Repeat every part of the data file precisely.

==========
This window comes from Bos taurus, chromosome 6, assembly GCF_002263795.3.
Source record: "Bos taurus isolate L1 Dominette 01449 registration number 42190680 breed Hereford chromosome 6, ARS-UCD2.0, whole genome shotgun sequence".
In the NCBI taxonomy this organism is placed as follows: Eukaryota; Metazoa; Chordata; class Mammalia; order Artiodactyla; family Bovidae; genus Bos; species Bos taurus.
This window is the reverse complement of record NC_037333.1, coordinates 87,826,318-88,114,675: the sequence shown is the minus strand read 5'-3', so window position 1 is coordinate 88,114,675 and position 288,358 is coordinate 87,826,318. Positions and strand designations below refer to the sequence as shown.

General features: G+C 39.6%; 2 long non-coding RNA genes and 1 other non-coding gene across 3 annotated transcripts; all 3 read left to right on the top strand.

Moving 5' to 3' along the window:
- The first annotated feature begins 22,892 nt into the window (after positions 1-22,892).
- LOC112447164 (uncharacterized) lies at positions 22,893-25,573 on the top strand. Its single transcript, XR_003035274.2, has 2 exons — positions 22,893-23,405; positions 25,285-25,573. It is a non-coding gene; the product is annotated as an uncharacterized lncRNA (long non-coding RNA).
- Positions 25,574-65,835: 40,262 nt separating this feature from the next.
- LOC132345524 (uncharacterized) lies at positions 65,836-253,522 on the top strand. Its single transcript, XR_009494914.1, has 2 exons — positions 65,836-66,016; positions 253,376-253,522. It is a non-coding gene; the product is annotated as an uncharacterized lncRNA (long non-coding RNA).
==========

This window comes from Bos taurus, chromosome 6, assembly GCF_002263795.3.
Source record: "Bos taurus isolate L1 Dominette 01449 registration number 42190680 breed Hereford chromosome 6, ARS-UCD2.0, whole genome shotgun sequence".
In the NCBI taxonomy this organism is placed as follows: Eukaryota; Metazoa; Chordata; class Mammalia; order Artiodactyla; family Bovidae; genus Bos; species Bos taurus.
This window is the reverse complement of record NC_037333.1, coordinates 87,826,318-88,114,675: the sequence shown is the minus strand read 5'-3', so window position 1 is coordinate 88,114,675 and position 288,358 is coordinate 87,826,318. Positions and strand designations below refer to the sequence as shown.

General features: G+C 39.6%; 2 long non-coding RNA genes and 1 other non-coding gene across 3 annotated transcripts; all 3 read left to right on the top strand.

Moving 5' to 3' along the window:
- The first annotated feature begins 22,892 nt into the window (after positions 1-22,892).
- LOC112447164 (uncharacterized) lies at positions 22,893-25,573 on the top strand. Its single transcript, XR_003035274.2, has 2 exons — positions 22,893-23,405; positions 25,285-25,573. It is a non-coding gene; the product is annotated as an uncharacterized lncRNA (long non-coding RNA).
- Positions 25,574-65,835: 40,262 nt separating this feature from the next.
- LOC132345524 (uncharacterized) lies at positions 65,836-253,522 on the top strand. Its single transcript, XR_009494914.1, has 2 exons — positions 65,836-66,016; positions 253,376-253,522. It is a non-coding gene; the product is annotated as an uncharacterized lncRNA (long non-coding RNA).